The Serivolous Panerians – My Writer’s Critique Group
A critique group is a valuable asset to any writer who wants to become better at her craft. By virtue of its name, it is supposed to be a forum to share works in progress and get feedback for improvements and praise for successes. Choosing the right group, however, is sometimes a difficult task considering each group has an agenda other than critiquing works. Some groups only have guest speakers come in to talk on topics of interest to the group. Other groups specifically hold writing workshops to help improve novice authors’ skills. And still others meet only to allow members to promote their own published pieces.
After joining the Florida Writer’s Association and visiting a few writing groups in the area, I lucked up when a coworker and fellow author, Cheri L. Roman, suggested we start our own group with the strict purpose of critiquing each other’s writing. Cheri and I have attended the UNF Writer’s Conference in August together for the past two years. Each year, she would participate in the critique sessions and I wouldn’t. I didn’t feel my writing was put together enough to be evaluated by others. After the 2011 conference, Cheri emailed many of her critique group members with the idea of continuing the momentum of the critique sessions on a monthly basis. And though I didn’t attend the Writer’s Conference sessions, Cheri was thoughtful enough to include me in the email.
Our first meeting was at Cheri’s house in September 2011. Four of us attended: me, Cheri and her daughter Rai Yates, and Cory Chamberlaine, a member of Cheri’s Writer’s Conference critique group. We established protocol for group meetings right from the beginning. We determined the length of texts to be critiqued, time limits for each critique, and meeting dates and times. We agreed that at any time these protocols could be changed to accommodate the group’s needs. Fortunately, they have effectively continued to help keep our meetings organized, with the exception of the rule for no interruptions by the writer during the members’ critiques. That is just too hard to uphold! So we allow some leeway.
Our group has met every third Thursday of the month since September and has evolved in these first five months. The location has changed from Cheri’s house to Panera’s at St. John’s Town Center (for better proximity for all members). We lost a member (Cory) due to time restraints during his final semester in college. And Cheri has completed the first draft of her yet-to-be-named YA fiction novel. We have even made plans for a Writer’s Weekend in St. Augustine to critique whole manuscripts of each of the members, or whatever we can get written in the limited amount of time we have. The weekend is coming up near the end of April. But despite these changes, we still uphold our original purpose of critiquing our writing.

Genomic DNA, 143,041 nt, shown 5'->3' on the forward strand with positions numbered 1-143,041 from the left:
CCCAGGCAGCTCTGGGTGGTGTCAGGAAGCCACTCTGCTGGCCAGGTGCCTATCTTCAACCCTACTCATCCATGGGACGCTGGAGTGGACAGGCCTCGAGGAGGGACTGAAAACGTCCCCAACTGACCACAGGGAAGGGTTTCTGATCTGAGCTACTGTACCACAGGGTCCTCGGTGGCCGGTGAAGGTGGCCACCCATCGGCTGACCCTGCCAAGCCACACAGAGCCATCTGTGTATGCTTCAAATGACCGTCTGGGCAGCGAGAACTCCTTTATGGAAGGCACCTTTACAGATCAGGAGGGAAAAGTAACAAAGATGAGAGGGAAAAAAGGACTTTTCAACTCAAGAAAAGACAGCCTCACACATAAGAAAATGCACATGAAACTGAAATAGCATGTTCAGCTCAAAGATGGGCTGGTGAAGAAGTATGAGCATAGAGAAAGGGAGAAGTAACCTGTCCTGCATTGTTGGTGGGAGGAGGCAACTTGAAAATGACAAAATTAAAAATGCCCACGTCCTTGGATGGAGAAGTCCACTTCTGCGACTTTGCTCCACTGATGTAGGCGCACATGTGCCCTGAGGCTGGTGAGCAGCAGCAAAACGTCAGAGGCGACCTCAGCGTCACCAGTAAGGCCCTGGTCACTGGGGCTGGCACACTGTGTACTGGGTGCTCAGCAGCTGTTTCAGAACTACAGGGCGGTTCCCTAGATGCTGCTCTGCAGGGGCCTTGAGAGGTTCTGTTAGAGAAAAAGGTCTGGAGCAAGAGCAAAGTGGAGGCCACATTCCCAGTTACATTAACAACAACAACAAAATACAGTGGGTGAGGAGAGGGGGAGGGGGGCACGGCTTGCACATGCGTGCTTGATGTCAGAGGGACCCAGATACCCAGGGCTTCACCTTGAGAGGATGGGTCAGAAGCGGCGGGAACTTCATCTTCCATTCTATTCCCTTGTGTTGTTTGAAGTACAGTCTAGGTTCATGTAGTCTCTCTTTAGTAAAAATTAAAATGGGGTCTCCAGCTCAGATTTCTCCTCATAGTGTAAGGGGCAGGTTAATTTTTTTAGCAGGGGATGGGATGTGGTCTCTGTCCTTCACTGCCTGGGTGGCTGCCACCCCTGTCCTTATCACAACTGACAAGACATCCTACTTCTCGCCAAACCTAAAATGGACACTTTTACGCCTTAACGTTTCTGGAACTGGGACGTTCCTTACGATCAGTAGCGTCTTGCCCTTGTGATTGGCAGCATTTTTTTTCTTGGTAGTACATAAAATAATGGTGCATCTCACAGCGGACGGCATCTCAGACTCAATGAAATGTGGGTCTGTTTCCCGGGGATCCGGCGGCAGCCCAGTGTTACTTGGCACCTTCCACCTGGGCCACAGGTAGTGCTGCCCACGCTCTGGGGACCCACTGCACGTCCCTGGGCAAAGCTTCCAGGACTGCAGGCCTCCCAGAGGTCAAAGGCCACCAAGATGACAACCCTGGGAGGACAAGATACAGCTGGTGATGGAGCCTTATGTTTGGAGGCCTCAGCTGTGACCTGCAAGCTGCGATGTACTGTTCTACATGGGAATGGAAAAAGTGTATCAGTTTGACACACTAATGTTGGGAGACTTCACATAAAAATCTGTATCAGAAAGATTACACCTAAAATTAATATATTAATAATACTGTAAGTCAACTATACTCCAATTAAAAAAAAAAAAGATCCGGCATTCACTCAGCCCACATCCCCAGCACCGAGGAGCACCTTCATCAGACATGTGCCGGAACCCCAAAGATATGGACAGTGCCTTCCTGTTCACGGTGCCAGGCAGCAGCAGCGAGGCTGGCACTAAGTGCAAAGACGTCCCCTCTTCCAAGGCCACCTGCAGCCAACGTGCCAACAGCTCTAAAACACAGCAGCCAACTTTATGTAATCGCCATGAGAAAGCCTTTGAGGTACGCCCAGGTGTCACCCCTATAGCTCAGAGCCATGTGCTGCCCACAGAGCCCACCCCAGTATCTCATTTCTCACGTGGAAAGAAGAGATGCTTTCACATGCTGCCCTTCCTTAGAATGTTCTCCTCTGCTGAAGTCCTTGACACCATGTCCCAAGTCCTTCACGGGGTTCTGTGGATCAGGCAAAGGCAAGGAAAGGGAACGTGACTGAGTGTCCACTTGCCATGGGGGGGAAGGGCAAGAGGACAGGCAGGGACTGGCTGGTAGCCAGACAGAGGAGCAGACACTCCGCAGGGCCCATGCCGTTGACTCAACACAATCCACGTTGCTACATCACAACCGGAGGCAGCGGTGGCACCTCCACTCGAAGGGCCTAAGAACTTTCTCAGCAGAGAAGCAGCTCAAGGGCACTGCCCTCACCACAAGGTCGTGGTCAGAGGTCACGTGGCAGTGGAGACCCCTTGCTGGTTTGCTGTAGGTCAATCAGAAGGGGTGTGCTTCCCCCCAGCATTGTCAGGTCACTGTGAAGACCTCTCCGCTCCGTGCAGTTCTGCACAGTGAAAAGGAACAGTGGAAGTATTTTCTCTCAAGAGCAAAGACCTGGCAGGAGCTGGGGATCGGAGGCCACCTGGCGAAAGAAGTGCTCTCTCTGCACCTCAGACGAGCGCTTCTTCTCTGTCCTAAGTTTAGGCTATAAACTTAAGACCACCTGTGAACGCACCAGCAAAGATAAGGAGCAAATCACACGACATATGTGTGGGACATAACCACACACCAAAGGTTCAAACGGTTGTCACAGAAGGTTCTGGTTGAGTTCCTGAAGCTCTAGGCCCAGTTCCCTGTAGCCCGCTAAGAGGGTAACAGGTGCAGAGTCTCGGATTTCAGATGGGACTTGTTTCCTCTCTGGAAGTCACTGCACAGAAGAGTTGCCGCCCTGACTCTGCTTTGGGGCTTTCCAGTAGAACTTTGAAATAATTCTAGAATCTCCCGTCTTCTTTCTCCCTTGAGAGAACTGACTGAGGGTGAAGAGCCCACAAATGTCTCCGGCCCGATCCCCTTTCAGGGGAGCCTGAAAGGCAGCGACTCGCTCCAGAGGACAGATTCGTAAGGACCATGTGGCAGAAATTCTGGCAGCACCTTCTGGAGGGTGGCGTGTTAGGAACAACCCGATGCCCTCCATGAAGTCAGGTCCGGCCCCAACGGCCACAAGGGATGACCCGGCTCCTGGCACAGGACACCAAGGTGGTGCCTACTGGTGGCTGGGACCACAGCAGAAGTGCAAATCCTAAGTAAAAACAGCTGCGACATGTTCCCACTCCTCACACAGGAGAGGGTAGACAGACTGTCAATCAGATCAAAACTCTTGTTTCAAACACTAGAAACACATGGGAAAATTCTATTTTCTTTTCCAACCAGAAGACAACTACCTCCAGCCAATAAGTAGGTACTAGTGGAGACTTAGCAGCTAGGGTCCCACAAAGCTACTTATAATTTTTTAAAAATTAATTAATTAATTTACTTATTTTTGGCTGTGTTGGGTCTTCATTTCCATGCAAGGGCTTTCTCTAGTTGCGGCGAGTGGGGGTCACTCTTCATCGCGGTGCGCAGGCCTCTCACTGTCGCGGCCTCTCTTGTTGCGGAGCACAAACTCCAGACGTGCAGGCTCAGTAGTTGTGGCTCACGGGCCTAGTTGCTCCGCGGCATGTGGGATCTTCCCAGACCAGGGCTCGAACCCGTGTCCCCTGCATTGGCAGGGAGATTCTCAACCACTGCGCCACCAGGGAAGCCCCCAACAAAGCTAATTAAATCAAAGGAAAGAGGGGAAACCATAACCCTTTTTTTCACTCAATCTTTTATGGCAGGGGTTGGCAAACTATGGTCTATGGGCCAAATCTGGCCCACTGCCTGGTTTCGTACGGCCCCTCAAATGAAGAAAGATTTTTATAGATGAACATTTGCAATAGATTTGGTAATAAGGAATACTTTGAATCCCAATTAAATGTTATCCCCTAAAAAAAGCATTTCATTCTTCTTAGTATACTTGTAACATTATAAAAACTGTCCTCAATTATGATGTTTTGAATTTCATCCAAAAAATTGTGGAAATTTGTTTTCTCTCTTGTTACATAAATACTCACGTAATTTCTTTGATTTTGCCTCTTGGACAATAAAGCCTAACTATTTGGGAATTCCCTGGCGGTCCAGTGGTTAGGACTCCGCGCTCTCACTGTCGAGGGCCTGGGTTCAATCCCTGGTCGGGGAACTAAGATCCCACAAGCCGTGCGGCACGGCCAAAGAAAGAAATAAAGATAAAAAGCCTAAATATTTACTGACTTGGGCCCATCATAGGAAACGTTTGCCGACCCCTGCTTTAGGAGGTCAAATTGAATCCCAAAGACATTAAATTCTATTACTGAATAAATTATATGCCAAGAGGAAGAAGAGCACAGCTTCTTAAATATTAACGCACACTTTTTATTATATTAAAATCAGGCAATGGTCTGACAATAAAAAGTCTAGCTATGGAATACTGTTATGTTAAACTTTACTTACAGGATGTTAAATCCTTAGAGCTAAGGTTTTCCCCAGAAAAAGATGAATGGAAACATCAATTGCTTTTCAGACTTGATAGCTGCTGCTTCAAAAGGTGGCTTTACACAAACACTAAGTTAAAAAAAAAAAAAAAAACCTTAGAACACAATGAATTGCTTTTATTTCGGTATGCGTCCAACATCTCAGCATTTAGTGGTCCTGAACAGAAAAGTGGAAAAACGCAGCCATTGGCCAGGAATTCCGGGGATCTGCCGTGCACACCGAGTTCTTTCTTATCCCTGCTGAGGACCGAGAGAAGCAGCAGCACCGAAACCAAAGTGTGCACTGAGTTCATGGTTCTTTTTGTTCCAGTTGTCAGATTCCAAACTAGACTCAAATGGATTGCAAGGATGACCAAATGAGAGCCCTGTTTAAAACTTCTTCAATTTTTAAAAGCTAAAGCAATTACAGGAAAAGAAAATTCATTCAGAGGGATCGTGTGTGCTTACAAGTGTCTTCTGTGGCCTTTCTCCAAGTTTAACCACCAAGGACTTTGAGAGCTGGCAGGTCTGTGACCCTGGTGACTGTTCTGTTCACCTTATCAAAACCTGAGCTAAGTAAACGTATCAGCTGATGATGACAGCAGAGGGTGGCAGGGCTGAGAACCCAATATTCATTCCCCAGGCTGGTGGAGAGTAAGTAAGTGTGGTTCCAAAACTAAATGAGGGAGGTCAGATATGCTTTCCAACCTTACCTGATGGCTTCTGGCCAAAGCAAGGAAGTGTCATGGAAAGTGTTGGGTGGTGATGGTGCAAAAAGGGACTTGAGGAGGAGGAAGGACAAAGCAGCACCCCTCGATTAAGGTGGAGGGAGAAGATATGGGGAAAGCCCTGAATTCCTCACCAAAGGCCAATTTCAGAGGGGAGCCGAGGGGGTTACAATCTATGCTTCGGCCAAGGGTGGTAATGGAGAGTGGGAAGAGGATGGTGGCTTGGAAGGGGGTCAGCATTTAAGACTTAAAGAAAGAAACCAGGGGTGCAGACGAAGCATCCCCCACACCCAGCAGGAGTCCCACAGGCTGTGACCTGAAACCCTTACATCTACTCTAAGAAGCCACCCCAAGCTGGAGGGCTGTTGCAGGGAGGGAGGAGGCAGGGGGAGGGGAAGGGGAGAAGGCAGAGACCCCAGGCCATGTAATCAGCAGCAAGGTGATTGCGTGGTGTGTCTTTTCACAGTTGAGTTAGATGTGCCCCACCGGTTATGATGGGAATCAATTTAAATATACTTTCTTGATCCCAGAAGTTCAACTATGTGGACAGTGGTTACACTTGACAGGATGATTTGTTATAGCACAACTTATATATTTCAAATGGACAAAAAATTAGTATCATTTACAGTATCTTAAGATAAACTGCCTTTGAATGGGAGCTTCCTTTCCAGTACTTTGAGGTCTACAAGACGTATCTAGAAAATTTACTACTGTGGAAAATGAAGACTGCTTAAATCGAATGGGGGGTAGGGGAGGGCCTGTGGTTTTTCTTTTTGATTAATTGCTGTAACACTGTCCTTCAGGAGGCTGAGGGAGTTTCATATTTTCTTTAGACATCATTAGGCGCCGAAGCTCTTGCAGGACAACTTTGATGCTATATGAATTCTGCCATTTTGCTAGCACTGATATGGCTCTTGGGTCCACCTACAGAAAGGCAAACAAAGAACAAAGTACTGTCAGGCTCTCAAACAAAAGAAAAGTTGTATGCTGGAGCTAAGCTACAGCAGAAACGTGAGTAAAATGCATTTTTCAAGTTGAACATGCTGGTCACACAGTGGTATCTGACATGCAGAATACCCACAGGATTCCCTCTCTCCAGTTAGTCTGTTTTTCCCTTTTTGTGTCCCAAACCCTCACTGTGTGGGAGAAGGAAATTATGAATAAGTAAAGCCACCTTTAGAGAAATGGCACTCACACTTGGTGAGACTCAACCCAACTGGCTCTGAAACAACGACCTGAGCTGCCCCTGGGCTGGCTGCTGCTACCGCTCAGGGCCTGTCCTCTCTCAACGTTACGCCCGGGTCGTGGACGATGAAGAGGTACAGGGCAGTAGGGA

My critique group has been my motivation to keep writing, even when I don’t feel like it. I know that I will need to have a selection written for my group to read by the first of every month. I know that I am responsible for reading my members’ pieces before our meetings and give them feedback to help them improve their manuscripts. I have established a friendly competition with Cheri (though she doesn’t know it) – since she has finished her book, I know I have to finish mine; we started writing them around the same time.
At our last meeting we tossed around the idea of naming our group. I suggested it be something serious so we could sound credible. Rai said we need a frivolous name simply to sound fun. Cheri, the mediator, agreed with both of us. We jokingly combined serious and frivolous to come up with the name The Serivolous Panerians. I don’t think it’s going to stick, but I like it. It fits.